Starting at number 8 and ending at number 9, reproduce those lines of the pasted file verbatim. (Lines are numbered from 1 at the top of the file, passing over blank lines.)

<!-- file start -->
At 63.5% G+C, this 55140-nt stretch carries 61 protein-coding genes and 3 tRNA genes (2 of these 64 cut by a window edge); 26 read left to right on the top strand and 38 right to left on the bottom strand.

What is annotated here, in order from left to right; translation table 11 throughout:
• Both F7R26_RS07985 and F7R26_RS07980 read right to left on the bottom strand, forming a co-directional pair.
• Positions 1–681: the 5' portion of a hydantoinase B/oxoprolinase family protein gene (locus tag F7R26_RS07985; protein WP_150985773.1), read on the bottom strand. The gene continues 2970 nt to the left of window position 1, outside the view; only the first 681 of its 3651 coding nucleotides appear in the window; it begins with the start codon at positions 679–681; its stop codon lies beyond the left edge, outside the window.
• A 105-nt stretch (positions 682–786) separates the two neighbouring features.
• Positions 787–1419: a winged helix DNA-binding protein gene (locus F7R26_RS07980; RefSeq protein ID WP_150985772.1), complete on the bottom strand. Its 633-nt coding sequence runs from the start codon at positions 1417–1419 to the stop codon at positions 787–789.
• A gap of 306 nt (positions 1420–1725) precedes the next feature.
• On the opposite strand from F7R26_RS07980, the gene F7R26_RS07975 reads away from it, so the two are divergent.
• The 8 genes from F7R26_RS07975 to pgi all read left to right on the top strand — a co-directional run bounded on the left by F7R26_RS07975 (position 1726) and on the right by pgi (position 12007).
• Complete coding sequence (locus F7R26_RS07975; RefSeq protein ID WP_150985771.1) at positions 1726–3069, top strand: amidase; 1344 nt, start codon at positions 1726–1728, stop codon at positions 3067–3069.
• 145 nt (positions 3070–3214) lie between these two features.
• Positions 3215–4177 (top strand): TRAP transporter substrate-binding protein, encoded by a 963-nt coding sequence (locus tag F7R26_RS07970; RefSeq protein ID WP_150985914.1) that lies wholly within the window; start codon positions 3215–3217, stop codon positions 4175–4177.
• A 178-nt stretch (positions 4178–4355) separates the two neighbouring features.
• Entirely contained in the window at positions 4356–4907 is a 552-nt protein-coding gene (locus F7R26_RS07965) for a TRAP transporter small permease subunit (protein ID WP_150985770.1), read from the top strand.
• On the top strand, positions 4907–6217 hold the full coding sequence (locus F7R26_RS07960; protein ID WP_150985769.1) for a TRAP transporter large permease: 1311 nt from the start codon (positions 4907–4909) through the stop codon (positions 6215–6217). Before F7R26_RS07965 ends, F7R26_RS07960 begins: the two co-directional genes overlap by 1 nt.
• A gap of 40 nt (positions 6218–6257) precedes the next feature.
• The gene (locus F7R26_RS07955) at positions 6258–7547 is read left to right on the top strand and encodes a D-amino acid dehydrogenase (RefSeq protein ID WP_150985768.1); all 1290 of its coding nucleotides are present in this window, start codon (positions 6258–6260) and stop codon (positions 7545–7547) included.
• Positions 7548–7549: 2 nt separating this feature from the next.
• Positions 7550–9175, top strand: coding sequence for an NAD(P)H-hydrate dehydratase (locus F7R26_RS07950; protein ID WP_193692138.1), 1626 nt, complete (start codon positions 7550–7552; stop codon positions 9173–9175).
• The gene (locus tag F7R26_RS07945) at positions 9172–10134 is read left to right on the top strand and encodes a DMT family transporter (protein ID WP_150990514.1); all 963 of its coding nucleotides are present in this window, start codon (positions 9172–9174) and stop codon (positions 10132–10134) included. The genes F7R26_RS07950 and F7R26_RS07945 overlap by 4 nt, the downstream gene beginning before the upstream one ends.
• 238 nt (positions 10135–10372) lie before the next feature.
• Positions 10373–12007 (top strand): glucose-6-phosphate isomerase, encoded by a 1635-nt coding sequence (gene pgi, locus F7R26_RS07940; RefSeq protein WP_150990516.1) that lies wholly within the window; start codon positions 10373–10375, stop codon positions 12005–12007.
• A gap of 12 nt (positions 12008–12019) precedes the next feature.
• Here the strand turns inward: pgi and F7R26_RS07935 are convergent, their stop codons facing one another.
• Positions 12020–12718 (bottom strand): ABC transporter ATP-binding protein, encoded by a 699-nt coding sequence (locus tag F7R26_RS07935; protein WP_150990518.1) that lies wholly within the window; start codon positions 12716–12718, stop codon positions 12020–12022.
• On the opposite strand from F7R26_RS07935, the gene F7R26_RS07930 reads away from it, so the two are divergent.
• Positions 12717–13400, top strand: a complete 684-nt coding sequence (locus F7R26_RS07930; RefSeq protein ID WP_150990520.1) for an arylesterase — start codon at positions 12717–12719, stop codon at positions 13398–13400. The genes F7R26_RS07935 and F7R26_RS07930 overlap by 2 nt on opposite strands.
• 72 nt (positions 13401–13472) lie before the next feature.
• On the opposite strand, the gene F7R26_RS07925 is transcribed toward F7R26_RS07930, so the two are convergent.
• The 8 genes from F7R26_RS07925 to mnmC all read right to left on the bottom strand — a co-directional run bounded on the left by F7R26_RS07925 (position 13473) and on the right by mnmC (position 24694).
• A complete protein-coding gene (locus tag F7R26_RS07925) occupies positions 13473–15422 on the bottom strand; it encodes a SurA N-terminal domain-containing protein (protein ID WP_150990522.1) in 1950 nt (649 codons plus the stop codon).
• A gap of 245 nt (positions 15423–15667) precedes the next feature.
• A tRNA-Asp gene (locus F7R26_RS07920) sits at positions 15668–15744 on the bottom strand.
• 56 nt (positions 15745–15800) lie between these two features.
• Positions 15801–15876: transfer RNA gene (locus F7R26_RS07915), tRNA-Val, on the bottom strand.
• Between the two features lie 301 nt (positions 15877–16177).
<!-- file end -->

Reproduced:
• On the opposite strand from F7R26_RS07980, the gene F7R26_RS07975 reads away from it, so the two are divergent.
• The 8 genes from F7R26_RS07975 to pgi all read left to right on the top strand — a co-directional run bounded on the left by F7R26_RS07975 (position 1726) and on the right by pgi (position 12007).